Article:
freeze-dried-food
freeze-dried-food

How to cook with rehydrated freeze dried

Providing that you have stored your freeze dried food correctly, it will taste just as great as fresh food. Rehydrating the food is no big deal, but you may want to take a little bit of extra care when you cook it. I have to be honest and say that I think that freeze dried food often tastes better than regular frozen food. The process of freeze drying seems to intensify the flavor. There is no great mystery to how to rehydrate freeze dried food and still make it taste great. However, I have one hot tip for you. Dry your own herbs or invest in high quality dried herbs; it will make a lot of difference.

 

How to rehydrate freeze dried food

First of all, I prefer to buy foods which have not been cooked before freeze drying. If you are still going to prepare family meals, it can taste better and give you the feeling of cooking with fresh food. That being said, cooked freeze-dried food has its place as well, and you should have this available also. From an energy point of view, it is much more economical in a crisis.

All you need to do to rehydrate food is to place it in a bowl of water and let it absorb all of the water it needs. It doesn’t take very long, and you can actually watch the process. In a few minutes, your food will be ready to cook or to enjoy. Remove from the water, and cook all food which wasn’t prepared prior to freeze drying. Ice cream, fruit, and berries do not need to be cooked. However, you should always cook the meat, or reheat it, if it hasn’t already been cooked.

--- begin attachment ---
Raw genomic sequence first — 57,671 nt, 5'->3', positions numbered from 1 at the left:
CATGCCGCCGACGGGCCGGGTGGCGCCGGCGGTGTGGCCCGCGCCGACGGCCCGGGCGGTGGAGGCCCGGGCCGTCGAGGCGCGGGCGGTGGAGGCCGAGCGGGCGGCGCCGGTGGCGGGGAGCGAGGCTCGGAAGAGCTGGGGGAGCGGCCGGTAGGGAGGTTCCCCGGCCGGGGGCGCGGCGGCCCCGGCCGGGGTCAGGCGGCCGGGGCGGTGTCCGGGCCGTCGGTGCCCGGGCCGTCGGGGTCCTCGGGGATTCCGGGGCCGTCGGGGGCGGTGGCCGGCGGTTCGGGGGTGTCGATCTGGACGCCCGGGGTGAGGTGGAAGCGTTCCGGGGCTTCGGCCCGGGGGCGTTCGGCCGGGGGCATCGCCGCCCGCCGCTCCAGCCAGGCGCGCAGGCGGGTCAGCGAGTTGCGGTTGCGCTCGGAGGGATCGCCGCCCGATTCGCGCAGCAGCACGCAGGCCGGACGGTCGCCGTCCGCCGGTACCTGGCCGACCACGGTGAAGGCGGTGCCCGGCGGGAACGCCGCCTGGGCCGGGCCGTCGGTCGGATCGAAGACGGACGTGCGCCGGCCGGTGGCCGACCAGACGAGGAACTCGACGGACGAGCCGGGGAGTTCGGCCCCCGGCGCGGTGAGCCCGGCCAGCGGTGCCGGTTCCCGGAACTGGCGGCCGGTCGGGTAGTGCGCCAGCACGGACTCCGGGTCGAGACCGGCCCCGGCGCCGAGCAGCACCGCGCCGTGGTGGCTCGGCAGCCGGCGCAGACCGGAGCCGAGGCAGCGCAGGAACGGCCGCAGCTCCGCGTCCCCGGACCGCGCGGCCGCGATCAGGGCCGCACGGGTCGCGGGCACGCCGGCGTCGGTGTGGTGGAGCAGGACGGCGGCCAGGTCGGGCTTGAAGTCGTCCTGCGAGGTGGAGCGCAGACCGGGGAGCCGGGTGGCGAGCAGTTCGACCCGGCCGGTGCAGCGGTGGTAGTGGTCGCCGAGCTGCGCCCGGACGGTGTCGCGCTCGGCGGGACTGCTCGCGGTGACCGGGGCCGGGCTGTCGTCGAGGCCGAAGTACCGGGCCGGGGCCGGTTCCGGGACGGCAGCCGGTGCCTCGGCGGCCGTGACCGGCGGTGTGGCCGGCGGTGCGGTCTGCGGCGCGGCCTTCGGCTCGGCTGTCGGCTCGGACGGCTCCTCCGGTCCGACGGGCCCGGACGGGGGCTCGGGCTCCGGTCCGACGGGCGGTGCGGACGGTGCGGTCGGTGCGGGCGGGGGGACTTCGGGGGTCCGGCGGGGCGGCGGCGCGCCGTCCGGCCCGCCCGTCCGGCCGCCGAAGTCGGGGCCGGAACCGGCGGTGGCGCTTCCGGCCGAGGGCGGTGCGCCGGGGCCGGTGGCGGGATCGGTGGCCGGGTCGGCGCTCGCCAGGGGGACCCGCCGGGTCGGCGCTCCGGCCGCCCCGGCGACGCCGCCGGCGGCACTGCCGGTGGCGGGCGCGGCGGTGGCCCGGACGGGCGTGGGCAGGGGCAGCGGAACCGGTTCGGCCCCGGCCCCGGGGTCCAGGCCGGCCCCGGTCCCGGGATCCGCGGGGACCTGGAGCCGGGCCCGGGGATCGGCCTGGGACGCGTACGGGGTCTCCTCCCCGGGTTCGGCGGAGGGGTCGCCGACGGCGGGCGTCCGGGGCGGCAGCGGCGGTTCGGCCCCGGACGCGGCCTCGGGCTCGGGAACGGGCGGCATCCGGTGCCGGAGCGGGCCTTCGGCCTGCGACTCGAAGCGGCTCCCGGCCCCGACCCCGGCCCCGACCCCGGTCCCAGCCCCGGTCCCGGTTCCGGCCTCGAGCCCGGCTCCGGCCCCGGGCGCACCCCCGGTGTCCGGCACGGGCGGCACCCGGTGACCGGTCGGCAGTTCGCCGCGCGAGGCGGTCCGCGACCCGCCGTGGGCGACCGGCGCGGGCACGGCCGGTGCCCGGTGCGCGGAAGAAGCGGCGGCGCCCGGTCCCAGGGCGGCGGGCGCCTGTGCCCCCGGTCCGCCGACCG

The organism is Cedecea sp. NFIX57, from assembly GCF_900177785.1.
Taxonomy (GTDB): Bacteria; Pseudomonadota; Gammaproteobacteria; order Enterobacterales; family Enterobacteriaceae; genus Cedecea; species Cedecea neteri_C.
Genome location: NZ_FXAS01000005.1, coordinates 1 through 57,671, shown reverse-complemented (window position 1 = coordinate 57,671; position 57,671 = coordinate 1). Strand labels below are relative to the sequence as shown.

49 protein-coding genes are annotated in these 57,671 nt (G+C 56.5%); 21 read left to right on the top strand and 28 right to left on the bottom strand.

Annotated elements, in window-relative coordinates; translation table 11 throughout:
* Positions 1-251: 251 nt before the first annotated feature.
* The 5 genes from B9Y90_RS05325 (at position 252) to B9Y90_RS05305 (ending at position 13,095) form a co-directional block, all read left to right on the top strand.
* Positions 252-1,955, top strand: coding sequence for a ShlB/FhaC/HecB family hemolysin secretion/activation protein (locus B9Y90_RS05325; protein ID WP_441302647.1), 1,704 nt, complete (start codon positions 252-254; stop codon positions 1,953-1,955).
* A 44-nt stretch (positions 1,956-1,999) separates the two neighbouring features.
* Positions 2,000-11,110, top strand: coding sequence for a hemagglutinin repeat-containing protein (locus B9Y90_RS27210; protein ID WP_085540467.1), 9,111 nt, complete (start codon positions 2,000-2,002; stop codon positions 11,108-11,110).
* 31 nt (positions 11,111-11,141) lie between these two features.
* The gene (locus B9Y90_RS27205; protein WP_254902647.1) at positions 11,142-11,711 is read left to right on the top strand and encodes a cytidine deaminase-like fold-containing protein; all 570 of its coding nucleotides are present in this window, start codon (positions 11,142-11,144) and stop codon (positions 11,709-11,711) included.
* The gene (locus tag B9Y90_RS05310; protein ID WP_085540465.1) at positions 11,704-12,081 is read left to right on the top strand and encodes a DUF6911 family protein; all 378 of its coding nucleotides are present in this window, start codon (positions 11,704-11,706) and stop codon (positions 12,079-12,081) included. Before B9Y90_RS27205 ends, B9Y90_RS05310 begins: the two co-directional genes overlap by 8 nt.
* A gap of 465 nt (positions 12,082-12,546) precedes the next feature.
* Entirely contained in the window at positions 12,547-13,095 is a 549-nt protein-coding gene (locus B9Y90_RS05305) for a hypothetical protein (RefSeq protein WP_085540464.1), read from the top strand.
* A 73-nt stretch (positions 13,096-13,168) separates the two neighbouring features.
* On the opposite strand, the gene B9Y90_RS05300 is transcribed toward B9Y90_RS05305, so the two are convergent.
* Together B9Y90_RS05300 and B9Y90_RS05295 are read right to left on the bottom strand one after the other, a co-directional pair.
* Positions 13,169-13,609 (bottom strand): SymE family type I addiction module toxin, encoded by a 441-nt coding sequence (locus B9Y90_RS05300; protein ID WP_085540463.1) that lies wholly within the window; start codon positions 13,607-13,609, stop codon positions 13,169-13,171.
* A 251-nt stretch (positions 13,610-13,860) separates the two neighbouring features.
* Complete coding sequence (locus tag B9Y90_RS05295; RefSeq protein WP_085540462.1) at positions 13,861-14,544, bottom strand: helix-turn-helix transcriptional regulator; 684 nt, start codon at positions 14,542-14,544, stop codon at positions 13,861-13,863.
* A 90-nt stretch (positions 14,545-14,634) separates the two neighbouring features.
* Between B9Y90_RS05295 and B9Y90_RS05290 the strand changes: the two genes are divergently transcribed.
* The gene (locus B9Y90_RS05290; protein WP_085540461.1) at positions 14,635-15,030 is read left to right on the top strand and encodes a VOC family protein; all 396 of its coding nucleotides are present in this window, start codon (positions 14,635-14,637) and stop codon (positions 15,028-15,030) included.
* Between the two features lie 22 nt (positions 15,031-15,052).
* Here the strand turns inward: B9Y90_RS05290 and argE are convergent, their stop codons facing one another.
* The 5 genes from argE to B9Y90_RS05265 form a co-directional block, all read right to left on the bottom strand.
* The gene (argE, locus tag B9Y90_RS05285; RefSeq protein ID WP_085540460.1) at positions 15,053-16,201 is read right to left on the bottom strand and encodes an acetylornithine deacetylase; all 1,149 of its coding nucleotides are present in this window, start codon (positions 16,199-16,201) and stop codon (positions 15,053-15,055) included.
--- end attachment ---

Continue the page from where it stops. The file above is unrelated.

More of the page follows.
How to cook your food

Cooking with uncooked meat and vegetables is not different from cooking with fresh produce. As I always try to focus on energy consumption when I cook, I will use a crock pot or a small gas stove. You can also use a steamer to cook vegetables and fish. Food such as fish and vegetables will retain more of its nutritional content if prepared in a steamer. Salmon steamed with herbs will taste great when cooked in a steamer.

You cook the food in the same way as fresh food. My personal preference is to cook it in a crockpot. Somehow, the freeze drying process seems to have made the food tastier. This is probably because no oxygen or water has been allowed access to the food. In other words, there has been nothing there to spoil it.

Cooking a casserole in a hot pot will taste just great, but remember to use your herbs. I find that you will need to add extra spices and herbs to the food to get an authentic taste of a dish. Onions are great as well, and you should try to add them if you can. I would advise against using things like powdered dairy cream. It doesn’t seem to taste very good. The fresh version is better, and will make the dish more home cooked.

Don’t be afraid of freeze dried food. It is really great, and even of you are not a prepper, it can make a great addition to your larder. If, you are trying to live a more self-sufficient lifestyle, freeze dried food is a great alternative. You get more bang for your buck as they say!

storing food for the Long term